Now the lyrical content is a little sparse, but you can either pick up the album, or download the songs off of iTunes if you really want to hear the emotional force with which the idea is delivered.  It seems to grab my attention every time. Which is why I’m going to see them along with Emery tomorrow, making for a rather good show with at least two excellent live performances.

But back to less significant matters.

I can’t really tell why my typing is deteriorating, or whether my keyboard is not tracking with my fingers as well as it used to. My laptop has been through a lot, transport and such, as well as intense usage. It may be on the way out. Hopefully not.

I didn’t realize how scene this Starbucks was until now that I am here after dark. That’s usually when they come out, or at least that was my experience at Turkey Creek, wading through the nocturnally natured adolescents noting band t-shirts here and there of artists I like, and then wondering whose music tastes it reflects more on.

That is probably the topic of another post related to the evolving sub-culture I am sometimes more apart of than others, but will probably undoubtedly surface in the coming weeks, or months.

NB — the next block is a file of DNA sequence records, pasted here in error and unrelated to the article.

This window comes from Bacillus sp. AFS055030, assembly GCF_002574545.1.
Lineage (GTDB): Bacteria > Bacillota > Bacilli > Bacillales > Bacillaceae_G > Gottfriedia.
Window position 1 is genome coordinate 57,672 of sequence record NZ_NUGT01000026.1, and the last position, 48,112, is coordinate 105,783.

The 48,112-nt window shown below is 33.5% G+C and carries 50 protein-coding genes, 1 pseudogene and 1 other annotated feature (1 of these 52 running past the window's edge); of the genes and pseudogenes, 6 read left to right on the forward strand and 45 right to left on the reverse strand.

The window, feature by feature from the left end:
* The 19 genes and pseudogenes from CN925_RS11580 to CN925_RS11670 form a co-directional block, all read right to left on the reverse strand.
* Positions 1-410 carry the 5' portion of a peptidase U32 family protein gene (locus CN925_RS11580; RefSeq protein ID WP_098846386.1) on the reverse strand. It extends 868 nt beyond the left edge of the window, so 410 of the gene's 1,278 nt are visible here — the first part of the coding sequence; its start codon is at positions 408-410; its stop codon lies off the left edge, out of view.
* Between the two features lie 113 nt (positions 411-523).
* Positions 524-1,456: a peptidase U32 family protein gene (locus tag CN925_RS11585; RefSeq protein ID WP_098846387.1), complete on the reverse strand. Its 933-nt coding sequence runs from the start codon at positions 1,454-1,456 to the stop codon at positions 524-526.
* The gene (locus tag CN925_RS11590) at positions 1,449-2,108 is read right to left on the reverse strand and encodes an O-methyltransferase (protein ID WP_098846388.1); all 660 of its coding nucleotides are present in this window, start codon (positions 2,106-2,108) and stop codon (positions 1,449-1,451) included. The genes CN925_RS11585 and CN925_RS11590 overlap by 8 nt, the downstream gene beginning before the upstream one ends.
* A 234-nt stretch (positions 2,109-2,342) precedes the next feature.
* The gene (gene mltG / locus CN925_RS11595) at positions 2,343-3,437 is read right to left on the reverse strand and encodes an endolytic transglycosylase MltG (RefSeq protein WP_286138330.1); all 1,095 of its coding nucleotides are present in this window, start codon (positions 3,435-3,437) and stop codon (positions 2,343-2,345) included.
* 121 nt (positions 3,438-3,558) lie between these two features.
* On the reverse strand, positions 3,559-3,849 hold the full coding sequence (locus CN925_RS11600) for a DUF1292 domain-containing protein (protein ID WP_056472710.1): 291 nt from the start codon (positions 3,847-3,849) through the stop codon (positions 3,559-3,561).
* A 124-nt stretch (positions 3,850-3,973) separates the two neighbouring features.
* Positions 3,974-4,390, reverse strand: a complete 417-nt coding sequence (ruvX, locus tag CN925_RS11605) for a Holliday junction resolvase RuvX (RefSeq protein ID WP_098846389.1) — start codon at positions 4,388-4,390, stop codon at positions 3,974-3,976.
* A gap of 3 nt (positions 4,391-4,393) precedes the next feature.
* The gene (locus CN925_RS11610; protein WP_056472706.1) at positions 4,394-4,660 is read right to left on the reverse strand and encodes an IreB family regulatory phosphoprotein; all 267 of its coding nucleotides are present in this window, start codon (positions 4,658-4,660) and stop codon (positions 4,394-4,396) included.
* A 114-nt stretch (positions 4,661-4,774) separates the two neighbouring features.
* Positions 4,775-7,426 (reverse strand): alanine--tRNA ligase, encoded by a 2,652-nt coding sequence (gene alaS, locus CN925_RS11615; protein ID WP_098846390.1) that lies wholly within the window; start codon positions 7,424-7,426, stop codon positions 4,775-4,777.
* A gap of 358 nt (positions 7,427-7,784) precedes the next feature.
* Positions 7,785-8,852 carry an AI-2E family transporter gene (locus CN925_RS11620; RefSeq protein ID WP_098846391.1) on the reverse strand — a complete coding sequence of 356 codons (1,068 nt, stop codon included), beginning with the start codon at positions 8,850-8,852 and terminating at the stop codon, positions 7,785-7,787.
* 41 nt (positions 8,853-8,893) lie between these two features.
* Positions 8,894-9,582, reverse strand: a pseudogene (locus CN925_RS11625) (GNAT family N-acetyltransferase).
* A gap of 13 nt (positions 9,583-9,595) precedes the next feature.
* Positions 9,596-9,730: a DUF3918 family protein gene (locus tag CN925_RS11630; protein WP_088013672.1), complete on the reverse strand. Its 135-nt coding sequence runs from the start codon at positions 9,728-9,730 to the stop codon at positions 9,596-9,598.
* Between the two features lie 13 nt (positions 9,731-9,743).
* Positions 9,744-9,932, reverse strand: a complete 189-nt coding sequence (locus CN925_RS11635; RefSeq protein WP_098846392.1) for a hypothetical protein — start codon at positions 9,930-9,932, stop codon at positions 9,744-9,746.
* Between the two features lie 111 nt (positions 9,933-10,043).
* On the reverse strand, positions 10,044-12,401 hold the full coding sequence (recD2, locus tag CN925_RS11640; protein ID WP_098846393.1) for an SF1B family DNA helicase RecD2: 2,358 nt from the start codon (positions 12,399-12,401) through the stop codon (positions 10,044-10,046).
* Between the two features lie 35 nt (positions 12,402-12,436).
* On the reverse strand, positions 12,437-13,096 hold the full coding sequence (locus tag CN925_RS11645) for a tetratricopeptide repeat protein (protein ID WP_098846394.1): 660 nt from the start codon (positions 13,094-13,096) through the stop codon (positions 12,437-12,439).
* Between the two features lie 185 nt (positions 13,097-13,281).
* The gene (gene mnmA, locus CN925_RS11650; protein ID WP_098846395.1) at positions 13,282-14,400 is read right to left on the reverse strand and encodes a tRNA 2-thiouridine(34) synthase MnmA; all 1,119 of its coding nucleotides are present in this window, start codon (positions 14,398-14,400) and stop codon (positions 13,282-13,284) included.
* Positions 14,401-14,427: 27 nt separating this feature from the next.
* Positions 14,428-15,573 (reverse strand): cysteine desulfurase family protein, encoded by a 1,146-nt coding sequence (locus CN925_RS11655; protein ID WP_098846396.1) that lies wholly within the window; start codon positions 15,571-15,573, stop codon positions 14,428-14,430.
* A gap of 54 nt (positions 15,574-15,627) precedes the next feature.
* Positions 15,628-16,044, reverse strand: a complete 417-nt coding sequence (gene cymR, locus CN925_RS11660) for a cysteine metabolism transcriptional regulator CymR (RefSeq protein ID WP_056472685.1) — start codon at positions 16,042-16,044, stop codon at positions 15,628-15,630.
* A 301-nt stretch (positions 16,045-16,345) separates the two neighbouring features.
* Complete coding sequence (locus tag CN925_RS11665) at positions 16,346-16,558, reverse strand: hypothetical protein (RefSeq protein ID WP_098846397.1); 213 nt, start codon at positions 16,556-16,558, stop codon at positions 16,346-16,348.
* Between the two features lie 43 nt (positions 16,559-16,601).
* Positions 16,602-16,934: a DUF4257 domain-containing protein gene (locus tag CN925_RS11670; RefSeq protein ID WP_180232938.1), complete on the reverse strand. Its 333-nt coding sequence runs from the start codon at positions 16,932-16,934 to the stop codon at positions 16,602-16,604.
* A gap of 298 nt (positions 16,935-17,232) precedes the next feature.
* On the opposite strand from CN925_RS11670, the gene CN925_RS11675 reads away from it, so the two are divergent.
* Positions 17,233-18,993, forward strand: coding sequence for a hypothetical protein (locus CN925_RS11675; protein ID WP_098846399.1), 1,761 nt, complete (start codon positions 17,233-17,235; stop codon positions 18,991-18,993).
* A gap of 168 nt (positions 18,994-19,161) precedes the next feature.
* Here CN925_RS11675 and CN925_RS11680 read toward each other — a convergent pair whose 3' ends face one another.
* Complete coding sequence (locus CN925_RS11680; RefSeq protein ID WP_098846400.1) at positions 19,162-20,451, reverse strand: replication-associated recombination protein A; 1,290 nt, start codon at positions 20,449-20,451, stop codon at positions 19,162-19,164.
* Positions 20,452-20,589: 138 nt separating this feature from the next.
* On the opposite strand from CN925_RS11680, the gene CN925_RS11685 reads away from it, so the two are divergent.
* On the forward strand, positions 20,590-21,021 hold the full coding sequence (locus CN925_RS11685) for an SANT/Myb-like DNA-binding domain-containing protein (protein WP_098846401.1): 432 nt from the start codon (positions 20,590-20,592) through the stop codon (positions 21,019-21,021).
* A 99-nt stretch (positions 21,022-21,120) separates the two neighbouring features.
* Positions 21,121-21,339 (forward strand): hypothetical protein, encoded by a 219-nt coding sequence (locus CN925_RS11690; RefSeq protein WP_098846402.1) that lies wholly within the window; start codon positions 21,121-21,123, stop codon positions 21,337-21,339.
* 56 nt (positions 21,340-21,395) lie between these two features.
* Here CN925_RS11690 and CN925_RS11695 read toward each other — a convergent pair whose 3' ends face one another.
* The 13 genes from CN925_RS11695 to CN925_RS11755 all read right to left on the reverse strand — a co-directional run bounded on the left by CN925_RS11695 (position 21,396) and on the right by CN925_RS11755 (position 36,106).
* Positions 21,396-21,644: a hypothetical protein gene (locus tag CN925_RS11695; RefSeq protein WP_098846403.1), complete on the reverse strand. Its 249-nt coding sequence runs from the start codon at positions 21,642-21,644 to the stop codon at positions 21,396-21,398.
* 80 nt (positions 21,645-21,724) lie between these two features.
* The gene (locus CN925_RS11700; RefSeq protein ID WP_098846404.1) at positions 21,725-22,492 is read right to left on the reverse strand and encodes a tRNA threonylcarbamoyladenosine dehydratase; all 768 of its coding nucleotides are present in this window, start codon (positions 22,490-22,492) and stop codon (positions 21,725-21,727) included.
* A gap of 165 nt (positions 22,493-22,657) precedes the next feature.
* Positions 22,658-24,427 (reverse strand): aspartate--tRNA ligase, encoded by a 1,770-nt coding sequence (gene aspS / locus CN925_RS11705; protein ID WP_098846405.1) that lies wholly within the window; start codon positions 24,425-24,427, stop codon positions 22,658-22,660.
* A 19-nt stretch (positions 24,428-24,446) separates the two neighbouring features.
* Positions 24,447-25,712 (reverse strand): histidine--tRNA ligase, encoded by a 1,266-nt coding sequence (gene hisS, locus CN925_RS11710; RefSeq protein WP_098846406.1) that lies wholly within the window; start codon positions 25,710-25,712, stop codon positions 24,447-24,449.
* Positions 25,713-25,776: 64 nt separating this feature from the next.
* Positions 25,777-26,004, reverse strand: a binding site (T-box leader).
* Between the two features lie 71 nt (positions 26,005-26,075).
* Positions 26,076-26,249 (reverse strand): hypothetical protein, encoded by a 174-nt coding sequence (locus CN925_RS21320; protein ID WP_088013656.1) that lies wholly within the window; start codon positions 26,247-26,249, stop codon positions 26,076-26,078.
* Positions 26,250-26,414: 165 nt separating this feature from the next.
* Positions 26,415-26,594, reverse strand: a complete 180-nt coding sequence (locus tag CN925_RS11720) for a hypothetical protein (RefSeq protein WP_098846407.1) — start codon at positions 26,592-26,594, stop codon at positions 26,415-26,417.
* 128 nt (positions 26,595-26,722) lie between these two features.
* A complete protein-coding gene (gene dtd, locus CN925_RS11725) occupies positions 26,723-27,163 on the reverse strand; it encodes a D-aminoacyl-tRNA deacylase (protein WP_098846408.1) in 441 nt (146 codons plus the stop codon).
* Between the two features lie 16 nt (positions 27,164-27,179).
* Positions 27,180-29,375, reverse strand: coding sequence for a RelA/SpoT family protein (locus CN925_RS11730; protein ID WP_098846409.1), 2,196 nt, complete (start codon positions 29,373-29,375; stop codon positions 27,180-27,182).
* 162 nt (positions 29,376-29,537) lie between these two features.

In light of this, I should probably stop before digressing into even more meaningless drivel. For more insightful writing, see the update to the Marturo blog.

Until next time, keep the dream alive.

oh how sweet the sound
I know it saved but is it changing a wretch like me
oh my God how sweet is the sound
I once was blind but now I just look away

Living in Subjunctive

February 22, 2008 — 1 Comment
Life is very much becoming more and more in the subjunctive mood.

Not that it is bad or anything at all…

It just needs to materialize into a more indicative reality.

Starting a band…

Researching the heart…

Crafting dialogue…

Studying theology…

Incessantly reading…

Planning the ultimate road trip…

Hedging out a sabbatical month…

Plotting out recording time…

Looking for inspiration…

Reflecting on the Trinity….

Chasing sunsets…

That about sums it up, but as you can see there’s a myriad of possibilities of what may come to pass (hence the reference to the subjunctive mood of the Greek verbal system).

However, the difference lies in changing what may come to pass into what is coming to pass.

May God guide the process as it steams along…